An illustrative instance may be used to introduce our discussion of these questions. Before reporting for a physical examination for a job that she later obtained with a large insurance company, and because she had had similar previous physical examinations, Agnes decided that she would allow the physician's examination to proceed as far as her lower abdomen.  If the physician then proceeded or gave any indication of examining the genital area she had decided to protest modesty and if this wasn't enough to put the physician off she would simply leave, perhaps feigning modesty, or if necessary giving no excuse.  It was much to be preferred to forego the job than to risk disclosure, with one condition being dependent of course upon the other.


In instance after instance the situation to be managed can be described in general as one in which the attainment of commonplace goals and attendant satisfactions involved with it a risk of exposure.  She employed a strategy by which she was prepared to get out from under if exposure seemed likely though at the cost of sacrificing these advantages.  Her characteristic situation in passing was one in which she had to be prepared to choose, and frequently chose, between securing the feminine identity and accomplishing ordinary goals.  Her chronic situation was one in which both conditions had to be simultaneously satisfied by her active deliberate management.  The thing that she knew that others did not know was that the two conditions-managing to obtain opportunities for institutionalised and commonplace satisfaction, while minimising the risk of disclosure-were ranked in a fixed priority: security was to be protected first.  The common satisfactions were to be obtained only if the prior conditions of the secured identity could be satisfied.  Risks in this direction entailed the sacrifice of the other satisfactions.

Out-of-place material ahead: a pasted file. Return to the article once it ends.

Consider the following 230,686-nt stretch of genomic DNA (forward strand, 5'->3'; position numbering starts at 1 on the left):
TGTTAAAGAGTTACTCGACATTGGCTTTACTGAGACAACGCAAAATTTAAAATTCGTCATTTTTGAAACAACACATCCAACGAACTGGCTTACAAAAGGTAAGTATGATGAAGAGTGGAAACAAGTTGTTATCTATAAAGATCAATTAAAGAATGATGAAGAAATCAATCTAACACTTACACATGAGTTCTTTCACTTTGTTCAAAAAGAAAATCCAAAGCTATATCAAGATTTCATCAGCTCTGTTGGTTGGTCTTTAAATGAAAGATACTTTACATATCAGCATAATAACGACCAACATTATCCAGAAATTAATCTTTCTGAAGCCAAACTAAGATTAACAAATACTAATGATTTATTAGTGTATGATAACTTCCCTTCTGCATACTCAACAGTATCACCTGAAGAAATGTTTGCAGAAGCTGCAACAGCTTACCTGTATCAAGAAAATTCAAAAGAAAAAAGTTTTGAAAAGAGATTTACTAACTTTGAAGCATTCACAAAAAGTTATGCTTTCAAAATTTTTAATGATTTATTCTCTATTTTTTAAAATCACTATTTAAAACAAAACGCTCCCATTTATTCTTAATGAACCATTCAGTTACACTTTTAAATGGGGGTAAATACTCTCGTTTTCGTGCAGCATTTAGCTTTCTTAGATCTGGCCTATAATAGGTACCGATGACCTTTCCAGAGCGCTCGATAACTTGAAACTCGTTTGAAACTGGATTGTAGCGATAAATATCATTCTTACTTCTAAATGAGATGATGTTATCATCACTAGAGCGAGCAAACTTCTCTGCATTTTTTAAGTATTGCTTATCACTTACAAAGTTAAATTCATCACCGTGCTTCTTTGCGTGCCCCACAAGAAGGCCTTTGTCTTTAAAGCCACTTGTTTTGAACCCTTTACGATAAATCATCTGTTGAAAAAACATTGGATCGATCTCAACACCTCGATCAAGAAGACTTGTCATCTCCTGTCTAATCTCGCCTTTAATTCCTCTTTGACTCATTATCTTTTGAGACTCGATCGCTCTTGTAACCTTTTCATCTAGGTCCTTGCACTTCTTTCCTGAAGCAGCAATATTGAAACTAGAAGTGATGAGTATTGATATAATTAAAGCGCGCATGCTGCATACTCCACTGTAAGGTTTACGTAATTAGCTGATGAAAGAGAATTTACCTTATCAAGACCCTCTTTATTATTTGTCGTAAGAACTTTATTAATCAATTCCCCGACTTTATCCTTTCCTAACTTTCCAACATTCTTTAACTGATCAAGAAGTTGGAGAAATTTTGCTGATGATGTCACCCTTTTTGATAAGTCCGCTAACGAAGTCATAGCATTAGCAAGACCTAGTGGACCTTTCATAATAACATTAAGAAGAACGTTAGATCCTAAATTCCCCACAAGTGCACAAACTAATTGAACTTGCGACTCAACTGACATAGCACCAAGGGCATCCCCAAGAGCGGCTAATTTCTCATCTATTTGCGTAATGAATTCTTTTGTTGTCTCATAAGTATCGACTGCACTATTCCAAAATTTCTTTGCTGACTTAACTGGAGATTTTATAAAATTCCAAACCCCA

A variety of situations furnish us with the variations on this essential theme.


Passing occasions


To help collect my thoughts about the various occasions on which Agnes had to pass, I tried to think of these situations as a game.  When I did so only a comparatively small amount of the material that was collected from Agnes can be handled without encountering severe structural incongruities.  In addition the materials that can be conceived under the auspices of a game, while they facilitate comparisons between the passing occasions, also seem not to be particular to Agnes' experiences in sexual passing.  The materials that are particular to sexual passing are difficult to clarify with the notion of a game because of the structural incongruities that are motivated by applying the model.


The following formal properties of games facilitate the analysis of one set of these materials but interfere with it for the other set.

(1) There is the peculiar time structure of games and events in games.  For the players, as of any present state of the game, there is potentially available to each the knowledge that by a time the game will have been completed.

(2) If things go badly it is possible for a player to 'leave' the game or to change it to another one and the like.